communicate with counsel during the jury view, and that this failure kept Simmons from having his counsel point out several important features of the scene. We reversible counsel do not in the believe this view case. resolves either The any situation presence constituted of Simmons's issues See
arising from Simmons's inability to take part in the view.
Snyder v. Massachusetts, 291 U.S. 97 (1934), (holding that a jury view with counsel present is constitutional). In addition,
Agent Sirbaugh's comments were not made in front of the jury, 9
and, even if they were, he was simply assisting the district court in finding the sites already supplied by the Government. Moreover, even assuming the district court erred in conducting the view, Simmons cannot show that such error was harmful. both This court has held that jury views of crime scenes, and unsupervised, are subject to harmless
See Arnold v. Evatt, 113 F.3d 1352, 1361 (4th
Cir. 1997) (court-ordered jury view subject to harmless error review); Sherman v. Smith, 89 F.3d 1134, 1137 (4th Cir. 1996) (en banc) (unsupervised jury view of crime scene subject to
harmless error review).
In determining the possible harm of any
error, this court should "look to the nature and extent of the [jury's] activity and assess how that activity fit into the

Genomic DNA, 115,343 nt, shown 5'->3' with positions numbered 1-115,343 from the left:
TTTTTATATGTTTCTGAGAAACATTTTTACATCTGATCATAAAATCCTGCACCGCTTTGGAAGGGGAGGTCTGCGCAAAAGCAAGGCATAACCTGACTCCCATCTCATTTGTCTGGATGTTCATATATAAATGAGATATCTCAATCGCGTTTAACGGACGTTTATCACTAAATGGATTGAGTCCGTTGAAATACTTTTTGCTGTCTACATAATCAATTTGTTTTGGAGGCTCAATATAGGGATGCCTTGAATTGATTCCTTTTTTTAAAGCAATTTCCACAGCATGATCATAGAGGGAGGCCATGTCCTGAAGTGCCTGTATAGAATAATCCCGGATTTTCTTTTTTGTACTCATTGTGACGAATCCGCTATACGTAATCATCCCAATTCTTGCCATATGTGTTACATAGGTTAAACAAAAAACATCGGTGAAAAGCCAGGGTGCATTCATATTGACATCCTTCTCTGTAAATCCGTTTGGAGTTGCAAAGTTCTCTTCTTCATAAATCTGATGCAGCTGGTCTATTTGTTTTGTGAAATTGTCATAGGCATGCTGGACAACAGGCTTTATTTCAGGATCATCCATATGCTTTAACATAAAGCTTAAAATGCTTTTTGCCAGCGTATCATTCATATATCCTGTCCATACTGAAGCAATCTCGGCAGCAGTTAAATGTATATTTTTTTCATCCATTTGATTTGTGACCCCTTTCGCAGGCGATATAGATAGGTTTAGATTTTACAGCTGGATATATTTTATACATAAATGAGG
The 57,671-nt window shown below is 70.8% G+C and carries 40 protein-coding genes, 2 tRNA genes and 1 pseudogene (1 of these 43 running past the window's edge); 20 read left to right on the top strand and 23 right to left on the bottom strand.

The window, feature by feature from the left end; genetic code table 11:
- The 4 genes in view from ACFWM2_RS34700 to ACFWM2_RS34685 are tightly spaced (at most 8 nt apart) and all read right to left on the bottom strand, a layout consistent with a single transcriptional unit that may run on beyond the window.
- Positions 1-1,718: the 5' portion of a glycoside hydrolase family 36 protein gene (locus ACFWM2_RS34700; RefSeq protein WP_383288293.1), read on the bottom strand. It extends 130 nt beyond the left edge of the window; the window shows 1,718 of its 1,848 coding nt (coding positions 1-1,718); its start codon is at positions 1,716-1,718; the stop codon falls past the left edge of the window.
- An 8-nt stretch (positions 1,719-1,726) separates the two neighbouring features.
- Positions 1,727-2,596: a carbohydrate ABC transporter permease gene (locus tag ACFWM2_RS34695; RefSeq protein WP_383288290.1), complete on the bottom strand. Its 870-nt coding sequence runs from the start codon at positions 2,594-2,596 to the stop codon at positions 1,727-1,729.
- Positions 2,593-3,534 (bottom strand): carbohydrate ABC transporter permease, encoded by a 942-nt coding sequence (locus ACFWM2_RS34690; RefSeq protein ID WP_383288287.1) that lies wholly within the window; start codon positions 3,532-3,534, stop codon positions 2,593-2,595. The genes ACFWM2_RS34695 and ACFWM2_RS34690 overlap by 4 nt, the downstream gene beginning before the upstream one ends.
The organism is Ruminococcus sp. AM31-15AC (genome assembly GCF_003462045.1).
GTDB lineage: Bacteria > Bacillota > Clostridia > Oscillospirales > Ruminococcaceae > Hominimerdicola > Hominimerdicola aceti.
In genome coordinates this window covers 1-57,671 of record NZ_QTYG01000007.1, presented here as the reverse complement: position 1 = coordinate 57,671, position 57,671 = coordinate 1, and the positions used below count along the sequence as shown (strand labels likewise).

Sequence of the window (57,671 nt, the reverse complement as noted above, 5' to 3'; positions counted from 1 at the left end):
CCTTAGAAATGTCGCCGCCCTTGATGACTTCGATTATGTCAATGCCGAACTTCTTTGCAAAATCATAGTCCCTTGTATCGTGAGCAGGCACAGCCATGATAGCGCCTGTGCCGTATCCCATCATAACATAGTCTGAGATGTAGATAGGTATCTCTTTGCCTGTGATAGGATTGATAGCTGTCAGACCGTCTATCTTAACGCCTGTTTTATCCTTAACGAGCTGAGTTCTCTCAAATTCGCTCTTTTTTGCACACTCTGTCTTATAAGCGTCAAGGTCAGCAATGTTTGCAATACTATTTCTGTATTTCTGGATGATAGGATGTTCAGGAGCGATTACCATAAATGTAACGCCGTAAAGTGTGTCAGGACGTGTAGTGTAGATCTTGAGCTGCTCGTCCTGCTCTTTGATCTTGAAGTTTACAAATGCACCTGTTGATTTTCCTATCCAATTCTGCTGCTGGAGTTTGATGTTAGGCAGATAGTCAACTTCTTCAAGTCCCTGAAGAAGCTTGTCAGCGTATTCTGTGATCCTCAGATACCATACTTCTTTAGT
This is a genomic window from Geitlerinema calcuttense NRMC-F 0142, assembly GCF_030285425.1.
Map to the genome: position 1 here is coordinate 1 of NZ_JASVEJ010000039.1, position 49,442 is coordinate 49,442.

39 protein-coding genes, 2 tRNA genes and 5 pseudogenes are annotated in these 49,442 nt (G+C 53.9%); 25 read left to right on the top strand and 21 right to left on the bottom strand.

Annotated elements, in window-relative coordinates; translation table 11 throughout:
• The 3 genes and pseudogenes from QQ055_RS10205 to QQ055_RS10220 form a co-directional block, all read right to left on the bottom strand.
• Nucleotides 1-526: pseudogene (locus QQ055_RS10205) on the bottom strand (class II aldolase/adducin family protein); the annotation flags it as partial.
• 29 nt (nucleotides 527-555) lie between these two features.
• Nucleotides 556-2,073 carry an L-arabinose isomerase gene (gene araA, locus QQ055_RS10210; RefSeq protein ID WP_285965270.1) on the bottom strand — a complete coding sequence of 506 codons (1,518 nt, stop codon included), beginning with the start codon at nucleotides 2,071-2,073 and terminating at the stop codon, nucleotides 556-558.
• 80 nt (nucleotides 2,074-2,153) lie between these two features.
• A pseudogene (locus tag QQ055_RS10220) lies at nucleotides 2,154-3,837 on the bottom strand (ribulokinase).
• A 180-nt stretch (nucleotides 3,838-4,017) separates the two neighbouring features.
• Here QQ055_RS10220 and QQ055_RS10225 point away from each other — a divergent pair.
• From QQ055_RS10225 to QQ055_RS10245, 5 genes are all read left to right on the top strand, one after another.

context of the evidence presented at trial." at 1138. reduced,
Sherman, 89 F.3d
"The level of conjecture inherent in this inquiry is making it even more appropriate for harmless-error
analysis, when the jury view is personally supervised by the judge." reviewing pondering Arnold, 113 F.3d at 1361. court all is that able to happened `say, An error is harmless "if a with fair assurance, the after
action from the whole, that the judgment was not substantially swayed by the error.'" United States v. Basham, 561 F.3d 302,
327 (4th Cir. 2009) (quoting Kotteakos v. United States, 328 U.S. 750, 765 (1946)). 10
Applying this standard, any error in this case was harmless. Two witnesses who knew Simmons, Gooch and Ruthers,
testified that he was the person in the hallway, and Gooch and Conley both testified that Simmons drew a gun. Simmons's own
companion that day, Cameron Sealey, testified that Simmons drew a gun and that, in response, Sealey fled the apartment building and subsequently that heard gunshots. gunfire Conley almost and Gooch both after
Simmons drew the gun.
During pretrial incarceration, Simmons
told his girlfriend Speights that he had hidden the gun and that his sister was disposing of it. Sealey further testified that Given this
he watched Simmons hide the gun in Speight's home.
wealth of testimony, it is difficult to see how Agent Sirbaugh's suggestion suggests regarding apartments, or Simmons's he would exclusion have to the were for prejudicial. different lot so Simmons views the the
ability he had
parking to do
pretrial period and also had ample opportunity to cross-examine Ruthers and Gooch on that point. B. Next, Simmons argues that the district court erred in permitting Gooch's identification testimony at trial. "Due
process principles prohibit the admission at trial of an out-ofcourt identification obtained 11 through procedures `so
impermissibly suggestive as to give rise to a very substantial likelihood of irreparable misidentification.'" United States v.
Saunders, 501 F.3d 384, 389 (4th Cir. 2007) (quoting Simmons v. United States, 390 U.S. if 377, 384 (1968)). No was due process
"identification the substantial
United States v. Johnson, 114 F.3d 435, 442